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    The Content Scrambling System, or CSS, is a Digital Rights Management, or DRM, encryption system that encrypts data on commercially-available DVDs and prevents users from copying the disc’s data to a computer file or another disc. The Content Scrambling System is also used to require all media player manufacturers to produce devices that are compatible with the Content Scrambling System because the encrypted discs will not stream to a non-compatible device.

     

    How A Content Scrambling System Works

    The Content Scrambling System depends on three keys and a process known as “authentication”. The first key used by CSS is the “Title Key”, which is used to scramble or unscramble the contents of a movie or other copyrighted material. The next key is called the “Disc Key” and is used to decrypt the Title Key. The final key, which is known as the “Player Key”, is used to decrypt the Disc Key. Authentication describes how the CSS-protected disc and the disc reader work together to ensure that the content can be played.

    When a CSS-protected disc is inserted in a compatible disc reader, the disc reader, or “player”, uses its allocated key to decrypt the disc key and have access to the contents of the disc. While the contents of the disc will still be encrypted by the Title key, the player will be able to locate the Disc Key and use it to unscramble the contents of the disc and allow the user to access the copyrighted material.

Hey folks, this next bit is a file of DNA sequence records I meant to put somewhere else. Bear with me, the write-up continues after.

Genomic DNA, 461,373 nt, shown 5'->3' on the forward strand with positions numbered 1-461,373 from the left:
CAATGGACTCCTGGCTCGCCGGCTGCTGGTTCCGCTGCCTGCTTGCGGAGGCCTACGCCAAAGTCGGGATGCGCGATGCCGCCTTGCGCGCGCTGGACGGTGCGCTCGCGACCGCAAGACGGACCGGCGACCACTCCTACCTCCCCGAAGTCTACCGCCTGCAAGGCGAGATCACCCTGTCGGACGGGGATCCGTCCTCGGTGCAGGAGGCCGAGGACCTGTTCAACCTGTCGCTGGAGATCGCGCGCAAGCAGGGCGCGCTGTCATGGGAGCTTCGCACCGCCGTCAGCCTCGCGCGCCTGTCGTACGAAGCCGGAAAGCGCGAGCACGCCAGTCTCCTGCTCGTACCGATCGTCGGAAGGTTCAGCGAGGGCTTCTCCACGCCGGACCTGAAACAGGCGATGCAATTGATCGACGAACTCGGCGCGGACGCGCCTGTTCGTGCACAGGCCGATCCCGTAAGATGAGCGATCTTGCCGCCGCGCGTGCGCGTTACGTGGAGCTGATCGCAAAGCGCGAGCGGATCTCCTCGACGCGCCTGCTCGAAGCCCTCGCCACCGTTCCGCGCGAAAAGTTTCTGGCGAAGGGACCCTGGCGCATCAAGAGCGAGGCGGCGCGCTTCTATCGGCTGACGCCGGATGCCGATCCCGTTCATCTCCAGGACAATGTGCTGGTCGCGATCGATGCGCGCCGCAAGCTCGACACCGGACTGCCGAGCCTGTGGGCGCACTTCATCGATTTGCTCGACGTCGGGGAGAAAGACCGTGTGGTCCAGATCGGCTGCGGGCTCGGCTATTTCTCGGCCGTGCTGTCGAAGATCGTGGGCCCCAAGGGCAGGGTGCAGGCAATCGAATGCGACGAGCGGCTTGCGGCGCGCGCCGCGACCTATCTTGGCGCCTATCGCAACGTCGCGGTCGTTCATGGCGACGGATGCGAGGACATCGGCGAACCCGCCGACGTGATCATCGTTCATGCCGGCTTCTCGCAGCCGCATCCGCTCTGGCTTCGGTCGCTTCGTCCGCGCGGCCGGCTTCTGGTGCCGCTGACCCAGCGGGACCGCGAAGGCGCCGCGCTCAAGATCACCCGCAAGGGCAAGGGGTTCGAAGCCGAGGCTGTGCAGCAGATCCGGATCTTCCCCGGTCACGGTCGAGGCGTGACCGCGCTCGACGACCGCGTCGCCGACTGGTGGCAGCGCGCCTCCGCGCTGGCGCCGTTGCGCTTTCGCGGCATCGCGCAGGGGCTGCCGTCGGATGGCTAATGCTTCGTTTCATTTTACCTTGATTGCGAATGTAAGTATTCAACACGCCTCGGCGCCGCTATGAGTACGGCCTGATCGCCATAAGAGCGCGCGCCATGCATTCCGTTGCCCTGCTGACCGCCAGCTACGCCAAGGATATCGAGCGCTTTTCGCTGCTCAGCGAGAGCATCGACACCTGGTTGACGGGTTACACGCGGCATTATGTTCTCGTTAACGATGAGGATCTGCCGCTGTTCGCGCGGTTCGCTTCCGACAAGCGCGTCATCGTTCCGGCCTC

Applications

    The Content Scrambling System is widely used for copyright protection schemes that prevent users from playing movies and other copyrighted materials on incompatible devices or copying the files to a different location. While the user may be able to copy the file itself, the data stream of the file will remain encrypted without the decryption keys that are hidden in a separate part of the disc. Although the Content Scrambling System is still used today, users have been using Brute-Force Attacks (a technique that tries every possible combination of characters to guess a password) to decrypt CSS-protected discs since 1999. Today, CSS has been widely replaced by other DRM techniques, such as CPRM (Content Protection for Recordable Media), AES (Advanced Encryption Standard), and AACS (Advanced Access Content System), which are used by HD DVDs and Blu-Ray Discs.

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